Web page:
The Pistons may not have all the answers for LeBron James, but for the first game and a half of their second-round series against the Cavs, they certainly appeared to have most of them. After holding James scoreless in the final two quarters on Sunday, the Pistons held James to just seven points through the first 28 minutes on Tuesday.
And that's when the kid they call King turned it on: James scored 23 points in the final 20 minutes. The Cavs, who once faced a 22-point deficit, outscored the Pistons 31-19 in the fourth quarter. With 2:20 left in the game, Detroit was still up by 10, but with 1:13 left their lead had been cut to five.
Luckily for Detroit, that's when Rip Hamilton decided to make his first field goal of the night -- a driving layup and one put the Boys in Blue back up by seven.
A five-point deficit with 73 seconds left to play in nothing by NBA standards, but a seven-point deficit with 58 seconds left means the game is just about toast. And it was: LBJ and Hamilton traded a few more free throws in the final minute, and Drew Gooden added a meaningless dunk with two seconds left before the Pistons won, 97-91.
After being dominated for the first one and a half games, the Cavs showed some grit by making a game of things late on Tuesday, but that doesn't change the fact that this game was never really in danger. While some of the fans sitting at home were likely getting a little nervous, nursing a five-point lead with just over a minute to play was child's play for the men on the court.
Expect the Cavs to find the silver lining to the first two games, for their fans to talk more about the fact they made things interesting for a couple of minutes in the fourth quarter rather than the fact they were dominated for a game and a half.
With three and a half days rest before Game 3 is played at the Quicken Loans Arena in Cleveland, whatever amount of fatigue the Cavs had from their last series will officially become a complete non-factor. The Cavs scored just 16 points in the first quarter in each of their first two games, but at home in front of an energetic home crowd, they'll likely come out firing on all cylinders on Saturday. In fact, don't be surprised if the roles are reversed and it's the Pistons forced to play catch-up for much of the game -- ok, for much of the first half.
But don't think for a moment that the Cavs really sent any kind of message with their play down the stretch on Tuesday. They've still yet to prove that there's anyone else on this team aside from LeBron James worth worrying about: in four regular season games and two playoff games, the Cavaliers have never had another player not named James score more than 18 points against them, and only twice has someone scored even that much.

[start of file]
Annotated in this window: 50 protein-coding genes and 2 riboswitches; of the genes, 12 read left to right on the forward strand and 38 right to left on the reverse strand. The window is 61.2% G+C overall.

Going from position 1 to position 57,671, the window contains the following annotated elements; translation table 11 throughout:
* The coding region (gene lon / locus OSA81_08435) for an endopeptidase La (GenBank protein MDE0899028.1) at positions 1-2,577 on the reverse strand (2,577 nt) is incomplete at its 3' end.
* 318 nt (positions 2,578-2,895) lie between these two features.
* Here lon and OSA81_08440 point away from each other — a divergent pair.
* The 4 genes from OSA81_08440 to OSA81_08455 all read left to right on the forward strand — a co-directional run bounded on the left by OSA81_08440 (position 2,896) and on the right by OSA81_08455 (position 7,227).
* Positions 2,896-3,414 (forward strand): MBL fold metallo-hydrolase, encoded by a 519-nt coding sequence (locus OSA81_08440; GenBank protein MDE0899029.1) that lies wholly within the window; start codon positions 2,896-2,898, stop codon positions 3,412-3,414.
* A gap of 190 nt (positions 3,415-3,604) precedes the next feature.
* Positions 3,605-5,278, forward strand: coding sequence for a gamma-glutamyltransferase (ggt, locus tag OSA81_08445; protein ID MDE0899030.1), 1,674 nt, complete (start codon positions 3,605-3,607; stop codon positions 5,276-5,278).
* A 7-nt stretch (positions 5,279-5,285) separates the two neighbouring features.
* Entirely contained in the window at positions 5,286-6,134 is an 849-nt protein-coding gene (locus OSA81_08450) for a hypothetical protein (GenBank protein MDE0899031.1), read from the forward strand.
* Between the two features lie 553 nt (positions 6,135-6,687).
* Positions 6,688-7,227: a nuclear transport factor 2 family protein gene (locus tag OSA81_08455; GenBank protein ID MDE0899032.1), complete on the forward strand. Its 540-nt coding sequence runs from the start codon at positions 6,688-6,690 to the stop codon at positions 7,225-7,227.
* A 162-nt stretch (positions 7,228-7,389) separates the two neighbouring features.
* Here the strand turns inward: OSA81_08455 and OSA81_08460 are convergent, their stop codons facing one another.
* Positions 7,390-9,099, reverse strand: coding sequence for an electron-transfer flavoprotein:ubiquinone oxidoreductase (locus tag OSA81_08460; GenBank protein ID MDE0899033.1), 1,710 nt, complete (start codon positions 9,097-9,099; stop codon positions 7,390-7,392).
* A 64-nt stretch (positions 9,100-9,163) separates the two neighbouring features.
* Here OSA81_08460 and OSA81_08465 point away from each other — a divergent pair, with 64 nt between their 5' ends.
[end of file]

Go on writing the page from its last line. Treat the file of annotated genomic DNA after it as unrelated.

You see, even though James turned in a phenomenal game with 30 points, 14 rebounds and seven assists, he's still just one player, and these Pistons are rarely, if ever, beat by one player. Drew Gooden managed 17 points and eight rebounds on Tuesday, but did he score anything when it mattered most? Larry Hughes was supposed to factor into this series, but so far he's combined for 16 points, shooting a miserable 8-24 from the field after two games. Flip Murray, called by some as the catalyst for Cleveland's late-season surge, has tallied just five points in two games.
Detroit, meanwhile, is getting help everywhere on the court. Rasheed Wallace shouldered the load on Tuesday, leading the team with 29 points off 10-17 shooting, including 5-8 from beyond the arc. Tayshaun Prince chipped in another 20, and Ben Wallace, on the night he accepted his fourth Defensive Player of the Year award, broke double-figures with 10 points to go along with 15 rebounds and two steals. Hamilton's shot was off all night, but he never gave up and kept driving to the hole, and in return shot an amazing 15-18 from the free-throw line to finish with 17 points.
And while the bench didn't do much, it was mostly for lack of opportunity: Antonio McDyess (13 minutes), Mo Evans (five minutes) and Tony Delk (10 minutes) all finished with two points on 1-2 shooting, Why so few opportunities? Flip Saunders gambled at the start of the fourth by opening with his starters, hoping to put the game out of reach before turning to his bench.
Needless to say, the plan backfired: the starters got a little lazy, taking a few ill-advised shots early in the shot clock while allowing the Cavs to chip away at the other end. By the time the final buzzer sounded, four starters played at least 41 minutes, with the last (Hamilton) playing 39.
Hindsight is 20/20, but if it weren't for Saunders' tactical error, Detroit's lead probably wouldn't have fallen below double-digits. That was Cleveland's shot, and by the time they were within reach to take advantage, it was already too late.
My original prediction was Pistons in five, but this game has me thinking sweep more so than ever.